Amarillo, Year One

A nice sunset on Amarillo, straight from my backyard.

 

 

Today marks my first year anniversary of my arrival in Amarillo, TX. Amarillo, also known as “Yellow City”. A 200’000 inhabitants city located straight in the Texas panhandle, what I called the Wild West. What Amarillo is known about? Its “Big Texan” 72oz steak, its helium,  its historical connection to the Route 66 and also for the nearby Palo Duro canyon, the second largest canyon in the United States.
It is also a rural town, located in the Texas High Plains, located among one of the largest cattle ranches in Texas. Being in Amarillo brings you advantages and inconveniences. Amarillo is by definition far from everything: The I40-West will take you to Albuquerque, NM  in 4 hours, the I40-East will take you to Oklahoma City, OK in 4 hours. Dallas-Fort Worth Metroplex is 5.5 hours away and Denver, CO is 6.5 hours drive away. Thats brings you not much options. But you are also fairly well located so you can access to big city  in a 5 hours drive radius (that can be an interesting option if you want to attend a concert, you can aim OKC, DFW or DEN).
When I left Madison, Wisconsin for my new faculty position here, I left it with a feeling of bitterness and sadness. I left a place I got used to love despite its harsh winter (being snowed up from November to mid-April, with sub zeros temperatures in January). I left a piece of me there, I left three years of living in one of the greatest place to live (according to several surveys) and left it with a broken heart as well. It was with tears in my eyes I left Wisconsin.
Arriving here after 2 days of driving southwards (ironically I have drove the same roads that brought me from Aggieland to Madcity three years before), we were here in our townhouse. No furniture, no TV, no Internet, no chairs (the moving company came the day after however and was a huge relief to have back some comfort)!
Anyone that say moving is easy is a blatant liar. You are lost, you have to learn back finding strategic spots (where is the nearest Walmart? Where is the French Bakery? Where is the nearby Bestbuy? Where is the nearest Starbucks? Where is the nearest school?)
But Amarillo also show me a great thing about Texas: Its Southern hospitality. An hospitality found in my workplace, an hospitality found in the nearby grocery store, an hospitality in the community with the typical “Thank you sweetie, y’all have a good day”.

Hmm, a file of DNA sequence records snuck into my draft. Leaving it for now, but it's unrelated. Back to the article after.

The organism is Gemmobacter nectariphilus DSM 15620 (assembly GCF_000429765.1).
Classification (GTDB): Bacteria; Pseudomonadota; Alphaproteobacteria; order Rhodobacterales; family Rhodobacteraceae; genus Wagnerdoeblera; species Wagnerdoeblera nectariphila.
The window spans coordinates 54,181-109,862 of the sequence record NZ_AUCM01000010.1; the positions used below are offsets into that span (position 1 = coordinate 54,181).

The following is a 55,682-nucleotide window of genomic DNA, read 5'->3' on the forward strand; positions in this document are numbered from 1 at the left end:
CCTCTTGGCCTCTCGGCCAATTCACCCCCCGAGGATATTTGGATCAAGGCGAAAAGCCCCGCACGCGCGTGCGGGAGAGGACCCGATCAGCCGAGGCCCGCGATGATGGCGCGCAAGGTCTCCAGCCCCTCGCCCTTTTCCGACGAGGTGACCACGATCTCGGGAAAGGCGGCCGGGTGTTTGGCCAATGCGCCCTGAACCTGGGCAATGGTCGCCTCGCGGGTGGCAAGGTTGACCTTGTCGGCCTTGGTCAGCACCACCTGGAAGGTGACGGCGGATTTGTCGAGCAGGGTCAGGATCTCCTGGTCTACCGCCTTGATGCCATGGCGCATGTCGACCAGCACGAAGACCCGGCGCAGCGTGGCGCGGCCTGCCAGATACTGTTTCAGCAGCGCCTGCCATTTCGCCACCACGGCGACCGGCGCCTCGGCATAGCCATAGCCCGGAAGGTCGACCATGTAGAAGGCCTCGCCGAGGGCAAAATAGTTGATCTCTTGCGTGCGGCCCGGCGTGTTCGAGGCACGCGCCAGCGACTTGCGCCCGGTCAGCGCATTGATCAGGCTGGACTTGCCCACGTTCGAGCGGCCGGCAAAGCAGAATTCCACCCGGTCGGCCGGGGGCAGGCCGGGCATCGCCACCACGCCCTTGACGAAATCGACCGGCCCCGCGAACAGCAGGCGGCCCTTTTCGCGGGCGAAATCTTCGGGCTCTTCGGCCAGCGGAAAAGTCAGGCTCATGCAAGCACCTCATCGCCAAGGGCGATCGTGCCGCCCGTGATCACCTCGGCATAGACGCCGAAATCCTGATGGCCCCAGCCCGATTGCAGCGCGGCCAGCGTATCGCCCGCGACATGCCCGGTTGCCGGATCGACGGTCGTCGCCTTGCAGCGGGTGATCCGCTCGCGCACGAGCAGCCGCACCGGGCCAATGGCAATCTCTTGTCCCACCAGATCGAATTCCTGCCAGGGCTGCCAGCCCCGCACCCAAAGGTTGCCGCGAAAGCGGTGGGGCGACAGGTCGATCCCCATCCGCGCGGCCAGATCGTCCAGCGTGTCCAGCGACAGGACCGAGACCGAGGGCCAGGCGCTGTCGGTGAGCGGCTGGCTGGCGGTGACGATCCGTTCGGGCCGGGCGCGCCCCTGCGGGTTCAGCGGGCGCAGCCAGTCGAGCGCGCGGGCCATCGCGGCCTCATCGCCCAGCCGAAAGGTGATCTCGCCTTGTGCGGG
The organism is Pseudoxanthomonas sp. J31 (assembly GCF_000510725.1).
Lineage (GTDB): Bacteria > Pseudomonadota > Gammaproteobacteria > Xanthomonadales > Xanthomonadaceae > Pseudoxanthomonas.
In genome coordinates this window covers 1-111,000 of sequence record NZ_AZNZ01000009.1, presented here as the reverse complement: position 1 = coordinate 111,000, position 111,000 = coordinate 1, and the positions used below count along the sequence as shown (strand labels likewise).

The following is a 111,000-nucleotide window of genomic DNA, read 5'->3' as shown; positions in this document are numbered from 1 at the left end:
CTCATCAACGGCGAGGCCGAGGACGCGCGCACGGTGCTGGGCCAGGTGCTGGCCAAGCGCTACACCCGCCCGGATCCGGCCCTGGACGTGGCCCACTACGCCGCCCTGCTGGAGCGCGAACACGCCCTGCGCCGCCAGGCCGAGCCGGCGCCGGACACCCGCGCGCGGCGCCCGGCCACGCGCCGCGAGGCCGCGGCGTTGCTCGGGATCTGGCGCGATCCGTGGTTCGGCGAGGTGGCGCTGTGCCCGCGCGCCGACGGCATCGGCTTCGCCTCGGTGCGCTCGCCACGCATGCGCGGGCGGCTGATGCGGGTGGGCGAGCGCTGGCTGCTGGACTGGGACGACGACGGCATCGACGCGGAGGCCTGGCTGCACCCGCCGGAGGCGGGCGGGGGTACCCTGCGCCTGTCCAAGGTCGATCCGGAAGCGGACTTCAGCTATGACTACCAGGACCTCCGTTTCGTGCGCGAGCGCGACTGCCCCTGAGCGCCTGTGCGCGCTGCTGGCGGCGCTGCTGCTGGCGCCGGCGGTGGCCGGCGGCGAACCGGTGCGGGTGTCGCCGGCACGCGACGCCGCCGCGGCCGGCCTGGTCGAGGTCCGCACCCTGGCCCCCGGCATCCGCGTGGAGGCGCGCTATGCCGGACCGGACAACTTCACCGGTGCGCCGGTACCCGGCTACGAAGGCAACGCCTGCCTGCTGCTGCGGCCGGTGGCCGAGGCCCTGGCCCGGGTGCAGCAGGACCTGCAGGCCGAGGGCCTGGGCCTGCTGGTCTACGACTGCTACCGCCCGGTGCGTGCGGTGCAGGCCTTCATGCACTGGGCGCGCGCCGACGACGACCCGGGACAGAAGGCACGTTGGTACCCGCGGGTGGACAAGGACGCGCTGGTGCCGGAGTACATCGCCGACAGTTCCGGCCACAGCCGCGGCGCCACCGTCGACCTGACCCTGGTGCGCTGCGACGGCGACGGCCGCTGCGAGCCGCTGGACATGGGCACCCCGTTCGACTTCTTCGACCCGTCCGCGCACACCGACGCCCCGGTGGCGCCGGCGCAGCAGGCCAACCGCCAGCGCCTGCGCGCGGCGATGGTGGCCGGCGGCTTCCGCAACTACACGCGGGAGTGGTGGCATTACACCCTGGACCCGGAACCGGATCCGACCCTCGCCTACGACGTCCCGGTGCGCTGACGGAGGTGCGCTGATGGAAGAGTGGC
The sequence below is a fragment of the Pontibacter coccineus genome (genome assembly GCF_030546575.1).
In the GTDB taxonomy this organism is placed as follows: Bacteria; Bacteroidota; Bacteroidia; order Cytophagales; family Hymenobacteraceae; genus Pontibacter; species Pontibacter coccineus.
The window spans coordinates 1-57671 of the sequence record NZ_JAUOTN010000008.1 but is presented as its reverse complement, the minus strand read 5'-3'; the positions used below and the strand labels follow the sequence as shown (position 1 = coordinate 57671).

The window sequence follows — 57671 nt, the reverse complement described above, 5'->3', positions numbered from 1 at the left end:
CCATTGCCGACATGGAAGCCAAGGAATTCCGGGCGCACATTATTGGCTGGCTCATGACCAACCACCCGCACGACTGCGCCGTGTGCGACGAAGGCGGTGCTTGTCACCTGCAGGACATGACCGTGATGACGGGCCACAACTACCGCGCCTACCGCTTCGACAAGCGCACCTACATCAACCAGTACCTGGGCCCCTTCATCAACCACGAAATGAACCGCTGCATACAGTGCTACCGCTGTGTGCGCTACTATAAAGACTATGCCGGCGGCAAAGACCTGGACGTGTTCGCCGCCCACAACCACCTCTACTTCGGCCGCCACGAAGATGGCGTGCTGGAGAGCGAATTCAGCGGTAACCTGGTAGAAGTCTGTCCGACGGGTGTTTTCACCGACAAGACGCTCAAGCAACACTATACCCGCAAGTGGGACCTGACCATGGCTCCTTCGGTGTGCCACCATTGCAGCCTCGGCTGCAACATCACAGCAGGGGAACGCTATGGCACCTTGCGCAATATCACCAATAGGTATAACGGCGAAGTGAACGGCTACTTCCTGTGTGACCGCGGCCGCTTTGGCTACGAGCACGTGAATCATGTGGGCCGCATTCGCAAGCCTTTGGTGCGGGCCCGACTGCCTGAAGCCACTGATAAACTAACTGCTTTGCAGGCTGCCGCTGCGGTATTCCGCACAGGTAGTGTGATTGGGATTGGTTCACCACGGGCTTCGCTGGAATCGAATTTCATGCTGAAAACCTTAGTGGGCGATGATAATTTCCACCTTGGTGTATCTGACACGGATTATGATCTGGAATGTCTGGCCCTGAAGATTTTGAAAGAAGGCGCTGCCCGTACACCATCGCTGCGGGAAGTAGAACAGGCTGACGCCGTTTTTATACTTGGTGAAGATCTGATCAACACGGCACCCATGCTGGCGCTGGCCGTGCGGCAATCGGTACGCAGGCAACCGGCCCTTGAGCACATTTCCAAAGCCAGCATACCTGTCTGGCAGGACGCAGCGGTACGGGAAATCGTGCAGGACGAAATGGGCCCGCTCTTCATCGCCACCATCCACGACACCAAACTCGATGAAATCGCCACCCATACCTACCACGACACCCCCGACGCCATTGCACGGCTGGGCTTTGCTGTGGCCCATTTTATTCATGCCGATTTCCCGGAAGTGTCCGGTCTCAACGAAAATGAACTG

Amarillo gave me a helping hand when in my academic career it was dark and gloomy (I was on my fifth year of postdoc, my H1 visa was ending and no academic future back in Europe). It felt like a relief and since my first day in my faculty appointment, I decided to show to my employers that their trust in my profile was worthing it.
After one year, here I am. Completely integrated into the community, giving back to the community by participating in local fundraising events (in particular the Amarillo Heart Walk and the Autism Speaks March in Amarillo), having my research lab up and running, two graduate students under my patronage. My first commencement ceremony as a faculty (I wished that Europe would implant this Anglo-Saxon habit, it is a great way to celebrate the completion of a degree), my first teachings done with future healthcare practitioners. A full academic year in which the kiddos not only adopted their new school but also thrived as never before! It is funny to see my little son learning Spanish in his preschool class and coming home excited to tell me his new words.
The winter in Amarillo was something fairly new to me: one weekend you may have a foot of snow in your garden and unable to drive outside, the next weekend you would stand in your backyard in a tee-shirt and grill some patties under a warm winter!
If I have to complain about some things? Well the poor quality and choice of thrift stores in town (driving an 1.5 hours to Lubbock partially solve it) and the presence nearby of Hereford that reminds you that you are indeed in a rural area (they call it the smell of money…I let you decide the meaning of it). Also the strong winds and T-storms hitting the area. I still remember two weeks after my arrival experiencing my first Tornado Alert in the middle of the night, hearing the strong wind currents and the sirens. We hid in the bathroom waiting for the winds to calm down, that was some freaking experience.
I came in Amarillo full of nostalgia from Madcity and the Badger State  and the Yellow City (as amarillo means yellow in Spanish)  brought me some balming sunshine coupled with the Southern hospitality when I needed it.

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